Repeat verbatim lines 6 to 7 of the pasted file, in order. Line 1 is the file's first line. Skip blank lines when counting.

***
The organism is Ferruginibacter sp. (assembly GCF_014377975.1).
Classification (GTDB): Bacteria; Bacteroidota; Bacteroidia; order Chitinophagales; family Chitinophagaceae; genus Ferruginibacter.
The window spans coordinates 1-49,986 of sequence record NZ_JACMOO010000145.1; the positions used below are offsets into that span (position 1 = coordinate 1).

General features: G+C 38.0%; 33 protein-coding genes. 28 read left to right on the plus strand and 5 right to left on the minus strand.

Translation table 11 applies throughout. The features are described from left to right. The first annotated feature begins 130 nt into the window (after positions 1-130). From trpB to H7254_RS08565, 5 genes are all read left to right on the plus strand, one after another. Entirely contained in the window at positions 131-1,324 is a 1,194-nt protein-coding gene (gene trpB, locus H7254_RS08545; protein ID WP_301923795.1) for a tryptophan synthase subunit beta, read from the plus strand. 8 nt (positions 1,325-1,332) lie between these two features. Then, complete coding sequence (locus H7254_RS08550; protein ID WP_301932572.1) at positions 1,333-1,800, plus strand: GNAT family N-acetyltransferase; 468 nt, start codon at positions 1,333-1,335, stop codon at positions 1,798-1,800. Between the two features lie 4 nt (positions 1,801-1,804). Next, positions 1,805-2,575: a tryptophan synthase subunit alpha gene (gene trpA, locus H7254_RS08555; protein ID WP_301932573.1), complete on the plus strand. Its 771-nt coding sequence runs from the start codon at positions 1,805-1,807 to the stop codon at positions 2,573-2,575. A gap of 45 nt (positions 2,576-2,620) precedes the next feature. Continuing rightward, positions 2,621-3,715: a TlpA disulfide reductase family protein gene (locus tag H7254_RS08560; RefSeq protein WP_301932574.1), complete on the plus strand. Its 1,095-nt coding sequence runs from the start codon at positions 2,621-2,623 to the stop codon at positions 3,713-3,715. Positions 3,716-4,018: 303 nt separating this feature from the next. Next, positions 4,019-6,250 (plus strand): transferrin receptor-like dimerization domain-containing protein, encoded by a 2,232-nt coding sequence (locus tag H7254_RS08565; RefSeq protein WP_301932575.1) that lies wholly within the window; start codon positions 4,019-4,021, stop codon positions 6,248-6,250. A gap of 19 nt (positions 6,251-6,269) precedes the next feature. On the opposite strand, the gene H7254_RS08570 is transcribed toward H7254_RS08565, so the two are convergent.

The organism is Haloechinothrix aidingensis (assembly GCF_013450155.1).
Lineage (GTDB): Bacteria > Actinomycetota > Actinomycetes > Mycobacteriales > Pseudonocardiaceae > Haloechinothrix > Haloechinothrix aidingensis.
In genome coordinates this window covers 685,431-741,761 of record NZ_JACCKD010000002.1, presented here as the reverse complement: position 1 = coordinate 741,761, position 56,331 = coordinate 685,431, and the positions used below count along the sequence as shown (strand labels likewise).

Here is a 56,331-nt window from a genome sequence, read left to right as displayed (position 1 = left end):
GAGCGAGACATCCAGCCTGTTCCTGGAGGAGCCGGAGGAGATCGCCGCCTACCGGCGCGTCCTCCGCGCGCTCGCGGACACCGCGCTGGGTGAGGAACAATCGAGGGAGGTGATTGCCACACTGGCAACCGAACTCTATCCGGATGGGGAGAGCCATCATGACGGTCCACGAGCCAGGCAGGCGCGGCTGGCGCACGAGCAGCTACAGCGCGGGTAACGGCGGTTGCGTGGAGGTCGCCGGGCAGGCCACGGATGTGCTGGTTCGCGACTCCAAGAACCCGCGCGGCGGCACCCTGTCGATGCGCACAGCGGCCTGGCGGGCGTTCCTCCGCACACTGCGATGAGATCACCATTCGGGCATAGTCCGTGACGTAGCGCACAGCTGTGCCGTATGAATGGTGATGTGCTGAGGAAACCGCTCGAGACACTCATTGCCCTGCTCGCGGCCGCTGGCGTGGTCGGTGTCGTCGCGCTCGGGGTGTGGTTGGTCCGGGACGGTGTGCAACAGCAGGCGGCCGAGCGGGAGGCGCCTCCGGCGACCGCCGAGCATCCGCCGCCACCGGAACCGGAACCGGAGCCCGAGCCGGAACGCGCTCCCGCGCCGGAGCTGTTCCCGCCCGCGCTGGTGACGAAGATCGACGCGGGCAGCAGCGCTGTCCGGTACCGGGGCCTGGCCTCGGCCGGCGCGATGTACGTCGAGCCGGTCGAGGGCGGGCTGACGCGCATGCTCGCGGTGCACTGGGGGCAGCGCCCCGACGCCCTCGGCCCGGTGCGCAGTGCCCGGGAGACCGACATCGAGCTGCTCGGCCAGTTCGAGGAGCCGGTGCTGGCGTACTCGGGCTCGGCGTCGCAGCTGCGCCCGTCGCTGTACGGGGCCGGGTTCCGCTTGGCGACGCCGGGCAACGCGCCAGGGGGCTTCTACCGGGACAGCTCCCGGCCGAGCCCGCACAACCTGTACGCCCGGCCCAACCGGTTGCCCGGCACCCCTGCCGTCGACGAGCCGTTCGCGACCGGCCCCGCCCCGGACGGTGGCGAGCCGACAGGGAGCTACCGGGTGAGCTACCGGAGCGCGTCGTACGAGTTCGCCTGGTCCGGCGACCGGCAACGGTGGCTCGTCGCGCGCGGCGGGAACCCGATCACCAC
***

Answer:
The organism is Haloechinothrix aidingensis (assembly GCF_013450155.1).
Lineage (GTDB): Bacteria > Actinomycetota > Actinomycetes > Mycobacteriales > Pseudonocardiaceae > Haloechinothrix > Haloechinothrix aidingensis.